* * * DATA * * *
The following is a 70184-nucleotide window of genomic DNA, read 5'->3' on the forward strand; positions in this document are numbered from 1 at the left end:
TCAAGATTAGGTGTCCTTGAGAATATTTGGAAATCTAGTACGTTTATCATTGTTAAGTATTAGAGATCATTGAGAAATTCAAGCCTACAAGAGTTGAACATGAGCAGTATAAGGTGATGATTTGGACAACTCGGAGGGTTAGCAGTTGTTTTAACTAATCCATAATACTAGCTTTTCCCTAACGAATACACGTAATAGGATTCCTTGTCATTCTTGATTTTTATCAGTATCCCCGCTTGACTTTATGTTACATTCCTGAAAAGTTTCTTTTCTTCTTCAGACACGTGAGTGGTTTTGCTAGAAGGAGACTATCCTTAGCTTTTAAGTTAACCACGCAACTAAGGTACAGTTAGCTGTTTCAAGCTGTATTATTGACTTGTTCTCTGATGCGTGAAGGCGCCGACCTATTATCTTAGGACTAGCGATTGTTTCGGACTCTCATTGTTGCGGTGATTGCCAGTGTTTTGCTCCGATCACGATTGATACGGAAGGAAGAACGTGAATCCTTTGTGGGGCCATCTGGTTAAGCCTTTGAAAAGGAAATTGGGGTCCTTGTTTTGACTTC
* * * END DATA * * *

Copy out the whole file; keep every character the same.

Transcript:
The following is a 70184-nucleotide window of genomic DNA, read 5'->3' on the forward strand; positions in this document are numbered from 1 at the left end:
TCAAGATTAGGTGTCCTTGAGAATATTTGGAAATCTAGTACGTTTATCATTGTTAAGTATTAGAGATCATTGAGAAATTCAAGCCTACAAGAGTTGAACATGAGCAGTATAAGGTGATGATTTGGACAACTCGGAGGGTTAGCAGTTGTTTTAACTAATCCATAATACTAGCTTTTCCCTAACGAATACACGTAATAGGATTCCTTGTCATTCTTGATTTTTATCAGTATCCCCGCTTGACTTTATGTTACATTCCTGAAAAGTTTCTTTTCTTCTTCAGACACGTGAGTGGTTTTGCTAGAAGGAGACTATCCTTAGCTTTTAAGTTAACCACGCAACTAAGGTACAGTTAGCTGTTTCAAGCTGTATTATTGACTTGTTCTCTGATGCGTGAAGGCGCCGACCTATTATCTTAGGACTAGCGATTGTTTCGGACTCTCATTGTTGCGGTGATTGCCAGTGTTTTGCTCCGATCACGATTGATACGGAAGGAAGAACGTGAATCCTTTGTGGGGCCATCTGGTTAAGCCTTTGAAAAGGAAATTGGGGTCCTTGTTTTGACTTC